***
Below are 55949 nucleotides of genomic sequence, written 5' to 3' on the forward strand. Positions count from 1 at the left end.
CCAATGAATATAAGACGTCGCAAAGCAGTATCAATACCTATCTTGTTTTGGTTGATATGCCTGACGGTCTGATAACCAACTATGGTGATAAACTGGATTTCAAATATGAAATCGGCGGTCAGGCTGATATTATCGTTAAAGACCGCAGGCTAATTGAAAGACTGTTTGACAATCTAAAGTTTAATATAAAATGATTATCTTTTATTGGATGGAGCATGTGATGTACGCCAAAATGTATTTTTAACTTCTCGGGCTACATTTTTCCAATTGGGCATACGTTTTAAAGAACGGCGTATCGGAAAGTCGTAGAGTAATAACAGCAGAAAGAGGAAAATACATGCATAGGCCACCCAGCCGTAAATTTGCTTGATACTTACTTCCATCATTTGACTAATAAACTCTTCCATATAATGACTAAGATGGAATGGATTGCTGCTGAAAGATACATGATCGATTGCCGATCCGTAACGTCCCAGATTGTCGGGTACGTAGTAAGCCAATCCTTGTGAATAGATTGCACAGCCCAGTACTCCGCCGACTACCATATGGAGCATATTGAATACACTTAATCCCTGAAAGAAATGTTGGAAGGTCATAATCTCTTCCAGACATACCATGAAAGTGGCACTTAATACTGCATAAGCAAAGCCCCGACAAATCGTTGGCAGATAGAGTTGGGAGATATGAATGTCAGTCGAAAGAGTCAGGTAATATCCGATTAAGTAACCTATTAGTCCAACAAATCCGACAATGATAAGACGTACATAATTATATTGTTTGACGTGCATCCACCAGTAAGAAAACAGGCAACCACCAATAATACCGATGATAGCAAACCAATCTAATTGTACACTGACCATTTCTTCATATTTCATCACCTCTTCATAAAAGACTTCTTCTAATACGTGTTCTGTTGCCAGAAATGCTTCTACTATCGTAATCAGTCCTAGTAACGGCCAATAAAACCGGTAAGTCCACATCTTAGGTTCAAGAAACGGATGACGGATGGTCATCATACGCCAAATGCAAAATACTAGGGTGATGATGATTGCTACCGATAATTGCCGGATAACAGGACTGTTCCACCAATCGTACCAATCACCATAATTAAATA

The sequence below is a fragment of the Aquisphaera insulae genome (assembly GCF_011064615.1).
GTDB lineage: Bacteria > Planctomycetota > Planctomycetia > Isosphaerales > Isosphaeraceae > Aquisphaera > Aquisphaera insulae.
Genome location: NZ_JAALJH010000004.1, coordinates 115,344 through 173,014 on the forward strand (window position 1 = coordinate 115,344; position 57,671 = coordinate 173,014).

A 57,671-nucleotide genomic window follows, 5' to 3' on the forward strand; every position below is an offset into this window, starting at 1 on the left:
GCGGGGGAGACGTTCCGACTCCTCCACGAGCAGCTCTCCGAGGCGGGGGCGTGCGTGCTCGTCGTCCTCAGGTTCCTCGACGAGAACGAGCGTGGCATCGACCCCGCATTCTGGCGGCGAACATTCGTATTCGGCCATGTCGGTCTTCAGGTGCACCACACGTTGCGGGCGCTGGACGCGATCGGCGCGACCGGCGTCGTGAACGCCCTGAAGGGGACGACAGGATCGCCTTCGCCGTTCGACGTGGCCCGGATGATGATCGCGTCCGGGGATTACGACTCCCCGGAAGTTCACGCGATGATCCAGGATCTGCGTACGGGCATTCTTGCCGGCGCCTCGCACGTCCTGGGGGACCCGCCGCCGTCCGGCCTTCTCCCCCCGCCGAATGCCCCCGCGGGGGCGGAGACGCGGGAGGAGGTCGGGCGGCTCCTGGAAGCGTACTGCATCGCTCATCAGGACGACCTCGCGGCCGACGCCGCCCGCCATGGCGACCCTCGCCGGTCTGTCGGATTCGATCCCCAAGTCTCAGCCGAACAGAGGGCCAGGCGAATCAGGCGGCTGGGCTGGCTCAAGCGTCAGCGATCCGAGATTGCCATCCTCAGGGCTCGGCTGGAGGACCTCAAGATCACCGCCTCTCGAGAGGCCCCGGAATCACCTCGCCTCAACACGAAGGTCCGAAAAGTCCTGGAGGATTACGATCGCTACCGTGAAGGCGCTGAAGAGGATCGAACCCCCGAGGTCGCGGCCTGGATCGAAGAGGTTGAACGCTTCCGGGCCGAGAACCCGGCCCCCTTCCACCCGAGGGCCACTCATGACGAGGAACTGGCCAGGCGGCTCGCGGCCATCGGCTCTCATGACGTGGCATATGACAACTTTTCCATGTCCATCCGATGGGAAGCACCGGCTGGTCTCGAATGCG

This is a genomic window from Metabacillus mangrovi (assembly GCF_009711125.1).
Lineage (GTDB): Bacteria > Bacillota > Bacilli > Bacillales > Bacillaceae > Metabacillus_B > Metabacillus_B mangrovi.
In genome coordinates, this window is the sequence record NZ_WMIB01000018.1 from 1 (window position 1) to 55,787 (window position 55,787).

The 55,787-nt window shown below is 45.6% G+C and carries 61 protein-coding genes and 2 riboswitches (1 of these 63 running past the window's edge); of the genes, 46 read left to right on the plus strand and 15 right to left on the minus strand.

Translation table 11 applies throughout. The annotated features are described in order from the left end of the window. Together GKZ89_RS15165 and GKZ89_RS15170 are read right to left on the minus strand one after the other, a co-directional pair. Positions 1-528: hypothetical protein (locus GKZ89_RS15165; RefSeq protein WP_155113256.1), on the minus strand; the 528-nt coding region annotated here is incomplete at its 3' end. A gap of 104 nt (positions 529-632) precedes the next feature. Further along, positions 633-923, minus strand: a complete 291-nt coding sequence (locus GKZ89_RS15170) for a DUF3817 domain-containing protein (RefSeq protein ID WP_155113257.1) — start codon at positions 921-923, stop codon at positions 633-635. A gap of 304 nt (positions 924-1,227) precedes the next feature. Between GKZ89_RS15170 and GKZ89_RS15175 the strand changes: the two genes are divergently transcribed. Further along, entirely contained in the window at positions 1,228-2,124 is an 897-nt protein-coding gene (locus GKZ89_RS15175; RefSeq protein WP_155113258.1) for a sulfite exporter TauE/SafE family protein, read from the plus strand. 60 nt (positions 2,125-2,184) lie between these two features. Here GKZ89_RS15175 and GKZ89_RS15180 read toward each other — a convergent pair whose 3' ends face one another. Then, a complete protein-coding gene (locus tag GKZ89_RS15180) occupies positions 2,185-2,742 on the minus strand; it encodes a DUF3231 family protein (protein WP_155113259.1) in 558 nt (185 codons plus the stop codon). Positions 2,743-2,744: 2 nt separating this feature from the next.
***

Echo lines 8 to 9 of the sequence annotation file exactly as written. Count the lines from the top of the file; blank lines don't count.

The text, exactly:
This is a genomic window from Metabacillus mangrovi (assembly GCF_009711125.1).
Lineage (GTDB): Bacteria > Bacillota > Bacilli > Bacillales > Bacillaceae > Metabacillus_B > Metabacillus_B mangrovi.